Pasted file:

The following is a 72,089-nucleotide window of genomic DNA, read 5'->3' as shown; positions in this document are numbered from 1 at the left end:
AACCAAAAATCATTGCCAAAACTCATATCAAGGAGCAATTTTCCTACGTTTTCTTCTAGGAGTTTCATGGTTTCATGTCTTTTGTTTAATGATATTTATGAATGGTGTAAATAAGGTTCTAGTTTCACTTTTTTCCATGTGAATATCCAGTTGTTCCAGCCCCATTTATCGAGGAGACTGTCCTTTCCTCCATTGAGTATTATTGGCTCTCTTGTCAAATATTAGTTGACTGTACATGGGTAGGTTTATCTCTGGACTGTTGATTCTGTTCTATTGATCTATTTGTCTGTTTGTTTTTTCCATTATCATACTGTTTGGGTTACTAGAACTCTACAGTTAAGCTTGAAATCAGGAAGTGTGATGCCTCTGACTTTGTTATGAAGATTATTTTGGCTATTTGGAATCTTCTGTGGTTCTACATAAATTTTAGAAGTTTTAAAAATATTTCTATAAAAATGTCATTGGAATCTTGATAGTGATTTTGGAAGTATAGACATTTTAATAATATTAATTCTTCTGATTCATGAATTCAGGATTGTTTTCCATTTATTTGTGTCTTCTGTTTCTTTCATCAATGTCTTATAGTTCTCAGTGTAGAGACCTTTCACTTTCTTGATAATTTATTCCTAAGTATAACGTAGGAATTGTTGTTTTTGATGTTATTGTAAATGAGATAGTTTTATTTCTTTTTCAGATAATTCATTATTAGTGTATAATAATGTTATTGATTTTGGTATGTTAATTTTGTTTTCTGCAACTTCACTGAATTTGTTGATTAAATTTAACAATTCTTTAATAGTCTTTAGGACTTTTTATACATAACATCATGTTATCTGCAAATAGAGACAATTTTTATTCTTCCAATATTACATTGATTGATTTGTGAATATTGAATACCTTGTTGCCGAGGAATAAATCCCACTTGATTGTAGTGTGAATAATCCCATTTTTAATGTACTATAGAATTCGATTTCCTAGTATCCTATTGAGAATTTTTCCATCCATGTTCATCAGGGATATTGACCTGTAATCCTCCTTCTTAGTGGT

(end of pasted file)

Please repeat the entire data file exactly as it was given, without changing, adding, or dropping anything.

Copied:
The following is a 72,089-nucleotide window of genomic DNA, read 5'->3' as shown; positions in this document are numbered from 1 at the left end:
AACCAAAAATCATTGCCAAAACTCATATCAAGGAGCAATTTTCCTACGTTTTCTTCTAGGAGTTTCATGGTTTCATGTCTTTTGTTTAATGATATTTATGAATGGTGTAAATAAGGTTCTAGTTTCACTTTTTTCCATGTGAATATCCAGTTGTTCCAGCCCCATTTATCGAGGAGACTGTCCTTTCCTCCATTGAGTATTATTGGCTCTCTTGTCAAATATTAGTTGACTGTACATGGGTAGGTTTATCTCTGGACTGTTGATTCTGTTCTATTGATCTATTTGTCTGTTTGTTTTTTCCATTATCATACTGTTTGGGTTACTAGAACTCTACAGTTAAGCTTGAAATCAGGAAGTGTGATGCCTCTGACTTTGTTATGAAGATTATTTTGGCTATTTGGAATCTTCTGTGGTTCTACATAAATTTTAGAAGTTTTAAAAATATTTCTATAAAAATGTCATTGGAATCTTGATAGTGATTTTGGAAGTATAGACATTTTAATAATATTAATTCTTCTGATTCATGAATTCAGGATTGTTTTCCATTTATTTGTGTCTTCTGTTTCTTTCATCAATGTCTTATAGTTCTCAGTGTAGAGACCTTTCACTTTCTTGATAATTTATTCCTAAGTATAACGTAGGAATTGTTGTTTTTGATGTTATTGTAAATGAGATAGTTTTATTTCTTTTTCAGATAATTCATTATTAGTGTATAATAATGTTATTGATTTTGGTATGTTAATTTTGTTTTCTGCAACTTCACTGAATTTGTTGATTAAATTTAACAATTCTTTAATAGTCTTTAGGACTTTTTATACATAACATCATGTTATCTGCAAATAGAGACAATTTTTATTCTTCCAATATTACATTGATTGATTTGTGAATATTGAATACCTTGTTGCCGAGGAATAAATCCCACTTGATTGTAGTGTGAATAATCCCATTTTTAATGTACTATAGAATTCGATTTCCTAGTATCCTATTGAGAATTTTTCCATCCATGTTCATCAGGGATATTGACCTGTAATCCTCCTTCTTAGTGGT